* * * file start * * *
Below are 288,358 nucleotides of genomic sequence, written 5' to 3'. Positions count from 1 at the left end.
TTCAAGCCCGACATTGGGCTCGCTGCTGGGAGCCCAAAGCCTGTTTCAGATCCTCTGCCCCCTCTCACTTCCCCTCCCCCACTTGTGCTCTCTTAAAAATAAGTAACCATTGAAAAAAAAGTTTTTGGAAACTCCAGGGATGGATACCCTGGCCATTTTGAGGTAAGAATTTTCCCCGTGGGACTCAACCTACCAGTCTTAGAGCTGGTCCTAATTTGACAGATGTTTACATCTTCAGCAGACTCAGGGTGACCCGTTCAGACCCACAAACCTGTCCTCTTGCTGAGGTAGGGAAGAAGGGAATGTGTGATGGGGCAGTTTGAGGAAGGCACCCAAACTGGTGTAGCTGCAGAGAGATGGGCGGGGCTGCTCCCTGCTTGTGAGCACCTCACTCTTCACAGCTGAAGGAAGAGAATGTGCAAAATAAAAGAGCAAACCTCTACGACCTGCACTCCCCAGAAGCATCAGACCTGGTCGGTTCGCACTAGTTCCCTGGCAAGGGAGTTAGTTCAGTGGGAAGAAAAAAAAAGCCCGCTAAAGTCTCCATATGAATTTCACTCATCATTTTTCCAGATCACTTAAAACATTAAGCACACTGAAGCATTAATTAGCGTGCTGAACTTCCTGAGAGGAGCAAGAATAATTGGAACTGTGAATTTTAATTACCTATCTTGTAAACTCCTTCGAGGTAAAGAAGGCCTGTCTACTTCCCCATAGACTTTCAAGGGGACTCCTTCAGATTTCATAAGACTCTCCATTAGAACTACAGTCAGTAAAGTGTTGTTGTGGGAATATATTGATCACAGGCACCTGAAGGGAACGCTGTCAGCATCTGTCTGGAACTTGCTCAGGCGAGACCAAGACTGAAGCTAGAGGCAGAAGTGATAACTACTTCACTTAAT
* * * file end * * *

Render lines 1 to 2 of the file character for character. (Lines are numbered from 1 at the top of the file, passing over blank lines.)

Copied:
Below are 288,358 nucleotides of genomic sequence, written 5' to 3'. Positions count from 1 at the left end.
TTCAAGCCCGACATTGGGCTCGCTGCTGGGAGCCCAAAGCCTGTTTCAGATCCTCTGCCCCCTCTCACTTCCCCTCCCCCACTTGTGCTCTCTTAAAAATAAGTAACCATTGAAAAAAAAGTTTTTGGAAACTCCAGGGATGGATACCCTGGCCATTTTGAGGTAAGAATTTTCCCCGTGGGACTCAACCTACCAGTCTTAGAGCTGGTCCTAATTTGACAGATGTTTACATCTTCAGCAGACTCAGGGTGACCCGTTCAGACCCACAAACCTGTCCTCTTGCTGAGGTAGGGAAGAAGGGAATGTGTGATGGGGCAGTTTGAGGAAGGCACCCAAACTGGTGTAGCTGCAGAGAGATGGGCGGGGCTGCTCCCTGCTTGTGAGCACCTCACTCTTCACAGCTGAAGGAAGAGAATGTGCAAAATAAAAGAGCAAACCTCTACGACCTGCACTCCCCAGAAGCATCAGACCTGGTCGGTTCGCACTAGTTCCCTGGCAAGGGAGTTAGTTCAGTGGGAAGAAAAAAAAAGCCCGCTAAAGTCTCCATATGAATTTCACTCATCATTTTTCCAGATCACTTAAAACATTAAGCACACTGAAGCATTAATTAGCGTGCTGAACTTCCTGAGAGGAGCAAGAATAATTGGAACTGTGAATTTTAATTACCTATCTTGTAAACTCCTTCGAGGTAAAGAAGGCCTGTCTACTTCCCCATAGACTTTCAAGGGGACTCCTTCAGATTTCATAAGACTCTCCATTAGAACTACAGTCAGTAAAGTGTTGTTGTGGGAATATATTGATCACAGGCACCTGAAGGGAACGCTGTCAGCATCTGTCTGGAACTTGCTCAGGCGAGACCAAGACTGAAGCTAGAGGCAGAAGTGATAACTACTTCACTTAAT